I Am Completely Lost
First of all, this is under my fiance's user name so I don't want to make it seem like he's the noob having all of these problems. But on to the trouble I've been having:
I am a beginner to snowboarding as this is my first season. I have all of the basics pretty well nailed down; I can go switch, ride heel side and toe side, stop without fail, can intermediately carve on heel/toe side and have no trouble with navigating around people in immediate situations. What I am having trouble with is finding that point to turn from heel side to toe side(vice versa) while carrying speed. And I do mean ANY speed whatsoever. It feels like I'm reducing myself to pretty much stopping and guiding the board around with my front foot and then slowly leaning onto the transitioning side.
I've gone snowboarding about 6 or 7 times now and yes, that's not really enough time to start complaining, but I really am stuck and have tried literally everything, even not thinking about it. It seems like one of my biggest problems is that I'll get a decent speed going across the mountain and go to transition back across and as soon as I start getting my board pointed downwind, it picks up immense speed. I know I had an issue with leaning on my back foot too much in which case I wouldn't be able to turn the board at all, but that isn't the case now. I can get the board turned just fine but I'll begin turning the board, and lowering my edge to prepare for the transition and as soon as I do, I catch my other edge or I just shoot off like a rocket down the hill.
We even messed around a little in our backyard with what little bit of snow we got this evening and found that I went waay faster than my fiance that was purposefully trying to go faster than me. I'm a fast learner, and I honestly feel comfortable with all that I am doing on the slopes, I just don't know how to fix this issue. I had heard something about twisting the board in a manner that would make the board turn, and it was suggested to me that this was something that everyone does whether they realize it or not. I may be subconsciously doing something like this but I don't know how to refine it and recognize it to make me a better rider. I've watch several of Snowolf's videos for beginners and on up and found them quite helpful, but this is something that I think he covered that just isn't sitting correctly in my mind. Any hints or suggestions or even any further questions to help me uncover what's going on?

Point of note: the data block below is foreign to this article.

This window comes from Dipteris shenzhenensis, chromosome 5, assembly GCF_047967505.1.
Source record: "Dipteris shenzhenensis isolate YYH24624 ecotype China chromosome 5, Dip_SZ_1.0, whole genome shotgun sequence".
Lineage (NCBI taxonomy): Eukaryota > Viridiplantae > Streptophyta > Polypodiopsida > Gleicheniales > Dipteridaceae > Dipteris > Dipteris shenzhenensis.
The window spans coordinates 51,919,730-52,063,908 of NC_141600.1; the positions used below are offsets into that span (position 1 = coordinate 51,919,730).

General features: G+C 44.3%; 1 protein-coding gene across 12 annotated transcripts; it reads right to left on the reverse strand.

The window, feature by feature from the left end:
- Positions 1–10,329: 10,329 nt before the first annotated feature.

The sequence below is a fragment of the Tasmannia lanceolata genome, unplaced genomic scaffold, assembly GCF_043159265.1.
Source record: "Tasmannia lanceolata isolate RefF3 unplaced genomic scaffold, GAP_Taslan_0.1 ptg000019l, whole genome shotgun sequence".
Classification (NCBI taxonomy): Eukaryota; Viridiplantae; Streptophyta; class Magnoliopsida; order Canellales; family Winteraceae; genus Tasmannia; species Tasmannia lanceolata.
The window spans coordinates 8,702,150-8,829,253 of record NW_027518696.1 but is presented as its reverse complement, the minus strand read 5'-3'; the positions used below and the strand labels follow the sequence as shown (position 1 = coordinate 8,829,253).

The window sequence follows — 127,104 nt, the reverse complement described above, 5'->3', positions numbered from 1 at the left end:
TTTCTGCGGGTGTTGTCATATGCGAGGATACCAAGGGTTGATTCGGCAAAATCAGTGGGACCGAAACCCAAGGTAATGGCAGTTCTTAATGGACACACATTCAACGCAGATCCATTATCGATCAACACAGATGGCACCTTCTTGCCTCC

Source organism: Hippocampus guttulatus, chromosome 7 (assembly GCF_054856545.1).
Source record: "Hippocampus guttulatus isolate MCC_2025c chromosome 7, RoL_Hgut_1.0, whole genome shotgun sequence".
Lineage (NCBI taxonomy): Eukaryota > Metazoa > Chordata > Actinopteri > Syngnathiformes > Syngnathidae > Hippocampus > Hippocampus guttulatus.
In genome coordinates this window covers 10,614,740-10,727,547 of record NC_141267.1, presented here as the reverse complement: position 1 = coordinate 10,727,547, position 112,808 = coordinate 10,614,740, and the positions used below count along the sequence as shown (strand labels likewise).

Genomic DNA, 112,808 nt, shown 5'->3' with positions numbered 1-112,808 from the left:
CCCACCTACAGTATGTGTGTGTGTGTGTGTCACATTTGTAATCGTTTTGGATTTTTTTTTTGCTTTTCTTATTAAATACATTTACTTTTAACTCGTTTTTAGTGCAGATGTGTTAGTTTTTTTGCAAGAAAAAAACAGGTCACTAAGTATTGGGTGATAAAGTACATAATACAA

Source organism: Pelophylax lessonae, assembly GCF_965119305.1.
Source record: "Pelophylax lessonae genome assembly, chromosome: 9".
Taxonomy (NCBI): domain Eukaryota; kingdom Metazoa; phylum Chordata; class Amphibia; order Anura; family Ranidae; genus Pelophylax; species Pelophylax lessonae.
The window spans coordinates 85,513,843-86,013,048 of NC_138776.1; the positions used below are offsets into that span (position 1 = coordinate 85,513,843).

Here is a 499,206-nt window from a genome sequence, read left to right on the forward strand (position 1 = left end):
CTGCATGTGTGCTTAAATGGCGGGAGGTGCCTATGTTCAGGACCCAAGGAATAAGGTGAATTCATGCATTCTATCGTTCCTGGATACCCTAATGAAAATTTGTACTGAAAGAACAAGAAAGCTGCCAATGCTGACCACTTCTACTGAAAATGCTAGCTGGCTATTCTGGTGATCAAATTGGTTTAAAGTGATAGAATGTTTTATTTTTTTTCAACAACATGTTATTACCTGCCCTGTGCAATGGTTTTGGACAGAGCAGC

what i find can help with that is making sure ur bent and then giving a little push on which ever edge ur on, this will pop your weight up and make it easy to switch edges quickly because you are light on your feet.
this is what i do right now as im learning switch. also, obviously stay ballanced or have a slight bit more weight on your front leg.
Fear of speed...speed is your friend when turning.
Learning to move forward, centered and aft on the board during different phases of the turn....its a timing and coordinating thing...do the count 1 for initiating, 2 for middle, 3 compleating/parellel with the hill and 4 dropping then nose to engage the next turn.
dropping leading shoulder and bending/driving leading knee when going toeside
raising leading shoulder and swinging the leading knee toward the nose when going heelside
also men and women don't ride the same...women are smoother and work more form the hips :D;) and guys use more torso and legs.
wait for snowolf's advice.
Snowwolf has some good videos in this section. It may take a few watches of listening to what he is saying and watching what he is doing before you understand what he means, but he does know what he is talking about. He would probably have some great exact advice if he was here atm.
I have been riding for over 20 years and the movements that Snowolf presented in his post are just 2nd nature at this point and I rarely even think about them. It is really great though to read through his post, watch the videos, and mentally step through the movements, and even flex/release my ankles as I sit here at my desk mentally going through the process. It is such a great foundation set of movements/principles to riding, and this description and sets of drills is brilliant.
Thank you for all of your help everyone; I think I might see where I was going wrong.
You have spelled out everything to the point of simplicity!! Thank you for taking your time to describe your methods so well. I know its a labor(and pain in some cases) of love for me already, and you've definitely given me reason to try harder.
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